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  5. Oh, how I loved that book! I dreamed of doing the same thing, but of course, didn't, unlike you! 22 years ago......sure doesn't seem that long ago. The home is much larger than I envisioned. You've definitely got me curious about your next post!

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    1. It will be a laugh. . .that's for sure!! Thanks for the visit Amy!

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  6. Oh, it is much grander than I'd imagined but it certainly has an aura of both welcome and romance! Cortona looks beautiful too and, I know you'll agree Jackie, that one of the best things about living in Europe is how easy to get from here to there. Sounds like your reunion was a success in many ways!

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    1. We are so like kids in a candy store when researching destinations here and exclaiming over the price of airfare, that we are almost paralyzed with the choices available. What do we do next?? I knew you'd understand that --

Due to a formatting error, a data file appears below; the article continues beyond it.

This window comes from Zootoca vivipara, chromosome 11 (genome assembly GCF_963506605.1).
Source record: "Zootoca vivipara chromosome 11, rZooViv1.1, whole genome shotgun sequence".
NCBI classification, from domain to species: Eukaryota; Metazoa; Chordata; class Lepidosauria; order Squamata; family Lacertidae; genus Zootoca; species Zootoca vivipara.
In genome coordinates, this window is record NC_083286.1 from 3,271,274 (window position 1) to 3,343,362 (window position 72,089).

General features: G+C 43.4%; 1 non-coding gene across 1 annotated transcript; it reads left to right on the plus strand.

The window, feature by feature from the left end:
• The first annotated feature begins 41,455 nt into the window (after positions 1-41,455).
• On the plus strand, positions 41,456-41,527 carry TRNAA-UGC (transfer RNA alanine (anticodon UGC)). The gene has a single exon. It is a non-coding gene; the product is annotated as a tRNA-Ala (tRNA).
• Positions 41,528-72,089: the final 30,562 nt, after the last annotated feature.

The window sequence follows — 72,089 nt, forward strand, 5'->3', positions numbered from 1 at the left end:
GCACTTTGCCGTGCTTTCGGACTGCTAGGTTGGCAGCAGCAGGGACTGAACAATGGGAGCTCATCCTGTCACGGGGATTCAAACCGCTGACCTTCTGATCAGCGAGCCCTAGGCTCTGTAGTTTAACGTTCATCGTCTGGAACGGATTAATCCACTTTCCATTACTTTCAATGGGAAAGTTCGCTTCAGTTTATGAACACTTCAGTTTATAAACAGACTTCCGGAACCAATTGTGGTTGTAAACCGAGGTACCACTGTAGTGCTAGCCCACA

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  7. What a fun adventure. Glad to see the Tuscan sun made an appearance after the dreary ride. Thanks for sharing.

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    1. Maybe it is always somewhat hidden and that is what makes its appearance so incredibly beautiful. Whatever the case, the Tuscan Sun lived up to its reputation. . .when it finally peeked out!

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  8. Like everyone else - wow! It's big! Not the quaint spot I was imagining. But it -- and all of Cortona looks lovely. We've never gotten there, but have heard a lot about it from friends, so maybe someday!